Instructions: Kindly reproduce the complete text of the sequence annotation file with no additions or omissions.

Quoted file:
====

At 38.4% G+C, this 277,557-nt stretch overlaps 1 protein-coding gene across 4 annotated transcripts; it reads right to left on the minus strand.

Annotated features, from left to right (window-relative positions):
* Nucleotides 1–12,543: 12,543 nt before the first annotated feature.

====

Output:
At 38.4% G+C, this 277,557-nt stretch overlaps 1 protein-coding gene across 4 annotated transcripts; it reads right to left on the minus strand.

Annotated features, from left to right (window-relative positions):
* Nucleotides 1–12,543: 12,543 nt before the first annotated feature.